Pound (1885-1972) is one of the most colourful and controverisal figures in modern literature. Born in Idaho, USA, he studied at Hamilton College at the State University of Pennsylvania before making his way to Europe. In 1908 he published his first book of poems “A Lume Spento”, in Venice. And he went to England in the same year. Until 1920 Pound lived in London, actively involved not only in writing his own verse and prose, but also editing, criticizing, publishing, and encouraging the work of others in the literary and artistic avant-garde of the time. “Make it new” was Pound's slogan, and perhaps he, more than any other single man, was responsible for the emergence of an authentically modernist literature in England at this time.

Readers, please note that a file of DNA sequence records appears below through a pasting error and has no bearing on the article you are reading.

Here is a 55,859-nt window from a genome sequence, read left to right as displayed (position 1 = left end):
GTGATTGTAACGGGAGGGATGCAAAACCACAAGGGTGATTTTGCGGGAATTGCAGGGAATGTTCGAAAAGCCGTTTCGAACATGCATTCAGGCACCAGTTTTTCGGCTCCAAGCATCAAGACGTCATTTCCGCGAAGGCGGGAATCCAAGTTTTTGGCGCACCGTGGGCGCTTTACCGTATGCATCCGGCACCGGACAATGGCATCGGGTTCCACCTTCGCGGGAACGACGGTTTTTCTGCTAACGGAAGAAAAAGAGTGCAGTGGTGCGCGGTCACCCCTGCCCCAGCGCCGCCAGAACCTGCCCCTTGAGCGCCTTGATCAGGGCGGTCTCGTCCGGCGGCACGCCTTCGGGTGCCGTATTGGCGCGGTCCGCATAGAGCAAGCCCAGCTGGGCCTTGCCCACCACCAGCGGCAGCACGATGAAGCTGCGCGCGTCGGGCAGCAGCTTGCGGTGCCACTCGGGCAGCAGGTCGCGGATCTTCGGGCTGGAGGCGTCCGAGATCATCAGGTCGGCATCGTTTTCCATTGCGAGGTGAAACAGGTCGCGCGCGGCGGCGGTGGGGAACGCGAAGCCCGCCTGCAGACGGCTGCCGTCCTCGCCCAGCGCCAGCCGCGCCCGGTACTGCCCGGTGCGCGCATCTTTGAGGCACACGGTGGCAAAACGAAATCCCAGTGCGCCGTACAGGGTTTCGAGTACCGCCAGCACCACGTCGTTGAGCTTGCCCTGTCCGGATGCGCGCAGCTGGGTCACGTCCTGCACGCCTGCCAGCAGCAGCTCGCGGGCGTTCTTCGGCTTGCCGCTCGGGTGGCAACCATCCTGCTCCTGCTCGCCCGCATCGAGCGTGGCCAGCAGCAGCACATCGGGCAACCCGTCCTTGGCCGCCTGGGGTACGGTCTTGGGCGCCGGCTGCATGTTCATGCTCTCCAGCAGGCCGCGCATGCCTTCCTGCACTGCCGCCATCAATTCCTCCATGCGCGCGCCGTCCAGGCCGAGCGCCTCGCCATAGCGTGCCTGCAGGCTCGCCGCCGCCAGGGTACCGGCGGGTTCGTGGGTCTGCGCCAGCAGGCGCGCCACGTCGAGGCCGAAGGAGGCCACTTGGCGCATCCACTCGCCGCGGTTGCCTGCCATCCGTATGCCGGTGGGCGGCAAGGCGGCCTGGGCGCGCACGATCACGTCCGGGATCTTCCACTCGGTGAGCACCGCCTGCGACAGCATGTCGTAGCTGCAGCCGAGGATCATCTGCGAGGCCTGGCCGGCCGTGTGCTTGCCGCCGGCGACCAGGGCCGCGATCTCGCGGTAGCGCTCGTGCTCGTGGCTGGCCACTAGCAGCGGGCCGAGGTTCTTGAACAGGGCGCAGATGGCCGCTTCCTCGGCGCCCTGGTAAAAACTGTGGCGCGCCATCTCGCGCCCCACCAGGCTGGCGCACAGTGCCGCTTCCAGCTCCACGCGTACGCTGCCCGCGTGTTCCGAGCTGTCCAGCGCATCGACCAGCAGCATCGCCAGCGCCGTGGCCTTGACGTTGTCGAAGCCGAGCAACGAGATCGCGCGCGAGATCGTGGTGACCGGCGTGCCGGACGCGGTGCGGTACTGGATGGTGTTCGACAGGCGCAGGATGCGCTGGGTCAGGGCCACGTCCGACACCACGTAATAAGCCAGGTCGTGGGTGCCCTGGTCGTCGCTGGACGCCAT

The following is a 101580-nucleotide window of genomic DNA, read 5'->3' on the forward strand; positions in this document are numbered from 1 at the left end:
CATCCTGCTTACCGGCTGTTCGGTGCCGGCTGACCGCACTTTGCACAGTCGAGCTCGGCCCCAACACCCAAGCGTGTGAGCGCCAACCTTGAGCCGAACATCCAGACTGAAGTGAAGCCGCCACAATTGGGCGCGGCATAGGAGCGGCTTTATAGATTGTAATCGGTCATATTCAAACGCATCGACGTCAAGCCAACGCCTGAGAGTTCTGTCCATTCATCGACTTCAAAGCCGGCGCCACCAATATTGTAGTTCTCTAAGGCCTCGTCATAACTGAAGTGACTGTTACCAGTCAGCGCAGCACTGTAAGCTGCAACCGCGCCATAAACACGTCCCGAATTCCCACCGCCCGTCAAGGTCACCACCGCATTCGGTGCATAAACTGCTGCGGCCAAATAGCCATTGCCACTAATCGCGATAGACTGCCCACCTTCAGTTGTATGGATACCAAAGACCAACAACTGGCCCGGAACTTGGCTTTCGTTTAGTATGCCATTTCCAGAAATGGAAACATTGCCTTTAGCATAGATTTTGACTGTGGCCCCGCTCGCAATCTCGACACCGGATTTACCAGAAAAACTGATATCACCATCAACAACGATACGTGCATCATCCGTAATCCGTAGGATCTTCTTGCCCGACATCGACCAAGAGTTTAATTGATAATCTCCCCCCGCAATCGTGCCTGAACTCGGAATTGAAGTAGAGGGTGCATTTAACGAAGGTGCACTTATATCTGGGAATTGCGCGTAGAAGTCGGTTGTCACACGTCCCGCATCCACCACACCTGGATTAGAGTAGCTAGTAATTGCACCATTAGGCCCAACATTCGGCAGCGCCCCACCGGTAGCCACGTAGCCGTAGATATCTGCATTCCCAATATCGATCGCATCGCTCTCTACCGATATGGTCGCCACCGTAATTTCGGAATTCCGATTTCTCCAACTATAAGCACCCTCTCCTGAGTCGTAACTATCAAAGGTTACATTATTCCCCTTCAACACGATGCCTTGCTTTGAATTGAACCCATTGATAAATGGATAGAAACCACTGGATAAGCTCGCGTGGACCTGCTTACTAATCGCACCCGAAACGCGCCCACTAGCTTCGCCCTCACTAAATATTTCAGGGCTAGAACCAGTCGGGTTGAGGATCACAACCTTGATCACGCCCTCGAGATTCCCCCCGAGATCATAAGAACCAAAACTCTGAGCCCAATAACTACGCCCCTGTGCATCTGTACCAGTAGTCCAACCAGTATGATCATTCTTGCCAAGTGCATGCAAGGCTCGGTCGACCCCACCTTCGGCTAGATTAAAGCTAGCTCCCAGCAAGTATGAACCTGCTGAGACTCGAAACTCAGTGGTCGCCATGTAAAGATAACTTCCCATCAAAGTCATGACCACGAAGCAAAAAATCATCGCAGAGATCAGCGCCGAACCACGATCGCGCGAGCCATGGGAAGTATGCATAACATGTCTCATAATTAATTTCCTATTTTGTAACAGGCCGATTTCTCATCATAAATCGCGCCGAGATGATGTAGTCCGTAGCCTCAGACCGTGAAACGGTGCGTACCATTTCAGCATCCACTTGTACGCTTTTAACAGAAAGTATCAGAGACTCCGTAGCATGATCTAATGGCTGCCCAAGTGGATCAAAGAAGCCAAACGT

From his association with T. E. Hulme and others around 1910, and their interest in Japanese poetry, came the poetic style known as Imaginism. In 1912-1913 Pound acted as a kind of secretary to W. B Yeats. Joyce owed a great ideal to Pound for moral and financial support. But Pound's most important literary friendship was with Eliot, whom he met in 1915. Pound immediately perceived Eliot's great gift and worked tirelessly to get them generally recognized. As is well to known, he significantly contributed to the form of “The Waste Land” (1922) by recommending drastic cuts in Eliot's original version. During this period Pound was also writing publishing poetry of his own, much of it translation or imitation of poetry in various languages --Chinese, Provencal, Anglo-Saxon and several others- in which Pound was not always competent by any normal linguistic criteria. Probably his most successful volume of this period was Hugh Selwyn Mauberley (1920). In the following year, Pound moved to Paris; and in 1925he settled the Italian resort of Rapallo.